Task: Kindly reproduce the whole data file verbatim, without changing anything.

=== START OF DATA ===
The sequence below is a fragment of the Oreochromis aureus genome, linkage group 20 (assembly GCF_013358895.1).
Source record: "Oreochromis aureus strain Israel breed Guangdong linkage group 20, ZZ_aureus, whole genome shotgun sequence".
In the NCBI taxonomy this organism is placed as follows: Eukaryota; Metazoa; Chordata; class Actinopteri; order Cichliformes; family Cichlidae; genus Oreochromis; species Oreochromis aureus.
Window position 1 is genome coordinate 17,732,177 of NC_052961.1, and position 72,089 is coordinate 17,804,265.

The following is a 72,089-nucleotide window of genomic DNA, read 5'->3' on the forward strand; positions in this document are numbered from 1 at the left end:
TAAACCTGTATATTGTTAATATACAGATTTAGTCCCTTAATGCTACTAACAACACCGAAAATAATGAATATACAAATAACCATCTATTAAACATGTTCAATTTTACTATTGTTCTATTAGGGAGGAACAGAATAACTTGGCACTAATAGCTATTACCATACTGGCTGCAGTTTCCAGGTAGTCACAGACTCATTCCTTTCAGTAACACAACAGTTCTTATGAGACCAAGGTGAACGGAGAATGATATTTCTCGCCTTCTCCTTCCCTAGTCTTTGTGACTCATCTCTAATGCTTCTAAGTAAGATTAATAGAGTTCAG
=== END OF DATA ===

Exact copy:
The sequence below is a fragment of the Oreochromis aureus genome, linkage group 20 (assembly GCF_013358895.1).
Source record: "Oreochromis aureus strain Israel breed Guangdong linkage group 20, ZZ_aureus, whole genome shotgun sequence".
In the NCBI taxonomy this organism is placed as follows: Eukaryota; Metazoa; Chordata; class Actinopteri; order Cichliformes; family Cichlidae; genus Oreochromis; species Oreochromis aureus.
Window position 1 is genome coordinate 17,732,177 of NC_052961.1, and position 72,089 is coordinate 17,804,265.

The following is a 72,089-nucleotide window of genomic DNA, read 5'->3' on the forward strand; positions in this document are numbered from 1 at the left end:
TAAACCTGTATATTGTTAATATACAGATTTAGTCCCTTAATGCTACTAACAACACCGAAAATAATGAATATACAAATAACCATCTATTAAACATGTTCAATTTTACTATTGTTCTATTAGGGAGGAACAGAATAACTTGGCACTAATAGCTATTACCATACTGGCTGCAGTTTCCAGGTAGTCACAGACTCATTCCTTTCAGTAACACAACAGTTCTTATGAGACCAAGGTGAACGGAGAATGATATTTCTCGCCTTCTCCTTCCCTAGTCTTTGTGACTCATCTCTAATGCTTCTAAGTAAGATTAATAGAGTTCAG